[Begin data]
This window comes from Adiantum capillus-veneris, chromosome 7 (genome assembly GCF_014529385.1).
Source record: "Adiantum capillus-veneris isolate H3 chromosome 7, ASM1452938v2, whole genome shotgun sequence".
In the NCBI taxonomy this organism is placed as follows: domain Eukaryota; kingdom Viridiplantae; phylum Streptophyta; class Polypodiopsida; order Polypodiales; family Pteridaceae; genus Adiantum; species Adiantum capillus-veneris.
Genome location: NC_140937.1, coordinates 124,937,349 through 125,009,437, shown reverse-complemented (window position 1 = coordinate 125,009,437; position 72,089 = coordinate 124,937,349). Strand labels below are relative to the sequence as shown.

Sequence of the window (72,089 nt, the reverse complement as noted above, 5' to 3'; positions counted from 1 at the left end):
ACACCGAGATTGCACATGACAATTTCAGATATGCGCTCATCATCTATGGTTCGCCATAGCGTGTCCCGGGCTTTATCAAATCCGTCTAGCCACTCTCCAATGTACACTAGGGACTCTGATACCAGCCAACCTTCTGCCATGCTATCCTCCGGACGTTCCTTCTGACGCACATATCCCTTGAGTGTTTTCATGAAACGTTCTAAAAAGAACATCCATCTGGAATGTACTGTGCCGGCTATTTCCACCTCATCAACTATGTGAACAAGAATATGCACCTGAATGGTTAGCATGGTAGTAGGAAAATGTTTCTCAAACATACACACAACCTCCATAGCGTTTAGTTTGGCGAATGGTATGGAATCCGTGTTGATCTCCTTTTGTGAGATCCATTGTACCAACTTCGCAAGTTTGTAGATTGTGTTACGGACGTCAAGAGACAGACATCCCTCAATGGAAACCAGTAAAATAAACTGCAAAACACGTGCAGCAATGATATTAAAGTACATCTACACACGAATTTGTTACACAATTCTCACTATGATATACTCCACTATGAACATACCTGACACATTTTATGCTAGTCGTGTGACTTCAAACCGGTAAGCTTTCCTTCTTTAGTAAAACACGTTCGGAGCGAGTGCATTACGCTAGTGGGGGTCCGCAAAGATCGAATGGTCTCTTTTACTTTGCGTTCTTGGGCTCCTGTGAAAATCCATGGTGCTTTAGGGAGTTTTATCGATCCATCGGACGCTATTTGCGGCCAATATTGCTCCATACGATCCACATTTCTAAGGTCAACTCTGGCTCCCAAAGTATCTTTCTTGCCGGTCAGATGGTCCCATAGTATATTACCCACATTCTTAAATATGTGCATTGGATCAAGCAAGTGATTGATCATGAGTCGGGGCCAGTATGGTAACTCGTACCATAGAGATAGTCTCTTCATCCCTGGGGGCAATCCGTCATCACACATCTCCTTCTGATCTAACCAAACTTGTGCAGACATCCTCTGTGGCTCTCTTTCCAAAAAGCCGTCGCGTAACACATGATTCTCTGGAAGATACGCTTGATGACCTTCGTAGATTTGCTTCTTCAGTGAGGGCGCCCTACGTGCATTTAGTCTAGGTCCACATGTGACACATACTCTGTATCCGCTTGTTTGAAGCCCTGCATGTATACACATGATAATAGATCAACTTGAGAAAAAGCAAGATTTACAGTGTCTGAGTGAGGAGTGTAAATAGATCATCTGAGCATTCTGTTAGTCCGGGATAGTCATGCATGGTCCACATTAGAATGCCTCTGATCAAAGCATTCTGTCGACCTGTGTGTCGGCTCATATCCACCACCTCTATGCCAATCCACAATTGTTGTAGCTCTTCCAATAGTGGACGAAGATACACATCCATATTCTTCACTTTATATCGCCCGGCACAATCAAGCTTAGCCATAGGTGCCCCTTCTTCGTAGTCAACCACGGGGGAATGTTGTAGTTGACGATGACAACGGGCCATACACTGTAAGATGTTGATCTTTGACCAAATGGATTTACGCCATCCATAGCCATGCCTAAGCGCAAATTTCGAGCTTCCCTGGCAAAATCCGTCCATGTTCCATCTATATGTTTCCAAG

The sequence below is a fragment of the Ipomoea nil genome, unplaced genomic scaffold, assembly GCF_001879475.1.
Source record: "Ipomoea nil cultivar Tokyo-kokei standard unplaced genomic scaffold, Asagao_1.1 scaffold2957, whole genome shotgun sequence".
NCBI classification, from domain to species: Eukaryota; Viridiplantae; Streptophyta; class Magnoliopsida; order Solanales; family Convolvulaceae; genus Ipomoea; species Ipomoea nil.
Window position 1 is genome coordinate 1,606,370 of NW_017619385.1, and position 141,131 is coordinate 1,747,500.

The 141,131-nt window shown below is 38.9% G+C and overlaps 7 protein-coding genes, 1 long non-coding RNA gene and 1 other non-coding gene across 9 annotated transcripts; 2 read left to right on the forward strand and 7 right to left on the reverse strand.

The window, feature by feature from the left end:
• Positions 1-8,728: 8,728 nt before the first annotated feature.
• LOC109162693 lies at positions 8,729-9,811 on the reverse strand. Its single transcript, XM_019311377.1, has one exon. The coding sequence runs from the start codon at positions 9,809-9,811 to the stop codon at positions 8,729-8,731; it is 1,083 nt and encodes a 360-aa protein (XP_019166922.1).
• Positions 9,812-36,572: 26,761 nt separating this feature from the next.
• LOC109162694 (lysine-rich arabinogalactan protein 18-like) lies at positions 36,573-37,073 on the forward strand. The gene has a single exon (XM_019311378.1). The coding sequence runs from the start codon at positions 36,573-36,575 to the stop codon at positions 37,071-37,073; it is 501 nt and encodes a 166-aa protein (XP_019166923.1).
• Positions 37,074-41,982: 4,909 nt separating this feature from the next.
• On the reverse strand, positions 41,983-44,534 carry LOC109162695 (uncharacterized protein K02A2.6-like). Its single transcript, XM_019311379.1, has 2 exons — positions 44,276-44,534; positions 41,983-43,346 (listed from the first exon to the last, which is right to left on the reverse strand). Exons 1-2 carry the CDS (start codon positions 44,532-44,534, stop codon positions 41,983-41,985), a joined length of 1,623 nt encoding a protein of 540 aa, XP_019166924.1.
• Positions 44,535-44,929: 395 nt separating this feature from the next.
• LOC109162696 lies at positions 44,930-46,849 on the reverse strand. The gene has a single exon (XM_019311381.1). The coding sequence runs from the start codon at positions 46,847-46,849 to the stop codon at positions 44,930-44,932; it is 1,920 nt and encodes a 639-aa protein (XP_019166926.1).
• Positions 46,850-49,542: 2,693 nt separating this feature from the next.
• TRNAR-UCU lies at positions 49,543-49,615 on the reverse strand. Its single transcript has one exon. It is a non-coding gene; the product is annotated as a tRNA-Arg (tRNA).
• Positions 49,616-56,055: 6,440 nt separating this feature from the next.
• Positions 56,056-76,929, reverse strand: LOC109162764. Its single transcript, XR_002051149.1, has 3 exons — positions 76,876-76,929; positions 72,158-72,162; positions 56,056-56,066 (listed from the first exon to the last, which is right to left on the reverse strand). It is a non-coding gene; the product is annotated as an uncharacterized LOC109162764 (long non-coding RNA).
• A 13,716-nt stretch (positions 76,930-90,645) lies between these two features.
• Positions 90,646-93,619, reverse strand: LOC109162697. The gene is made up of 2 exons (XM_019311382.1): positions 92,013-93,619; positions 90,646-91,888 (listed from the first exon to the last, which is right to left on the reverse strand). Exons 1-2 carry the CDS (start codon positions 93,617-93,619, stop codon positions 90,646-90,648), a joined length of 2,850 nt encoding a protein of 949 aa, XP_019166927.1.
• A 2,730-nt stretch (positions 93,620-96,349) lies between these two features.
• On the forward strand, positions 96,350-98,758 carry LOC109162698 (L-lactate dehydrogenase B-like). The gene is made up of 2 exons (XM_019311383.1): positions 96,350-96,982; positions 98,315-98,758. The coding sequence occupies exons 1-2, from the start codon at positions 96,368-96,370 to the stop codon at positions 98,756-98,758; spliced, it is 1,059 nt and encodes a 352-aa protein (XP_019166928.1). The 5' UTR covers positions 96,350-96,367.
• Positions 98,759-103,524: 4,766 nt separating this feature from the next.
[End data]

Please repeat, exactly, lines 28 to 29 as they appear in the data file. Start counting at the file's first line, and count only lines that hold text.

• On the forward strand, positions 96,350-98,758 carry LOC109162698 (L-lactate dehydrogenase B-like). The gene is made up of 2 exons (XM_019311383.1): positions 96,350-96,982; positions 98,315-98,758. The coding sequence occupies exons 1-2, from the start codon at positions 96,368-96,370 to the stop codon at positions 98,756-98,758; spliced, it is 1,059 nt and encodes a 352-aa protein (XP_019166928.1). The 5' UTR covers positions 96,350-96,367.
• Positions 98,759-103,524: 4,766 nt separating this feature from the next.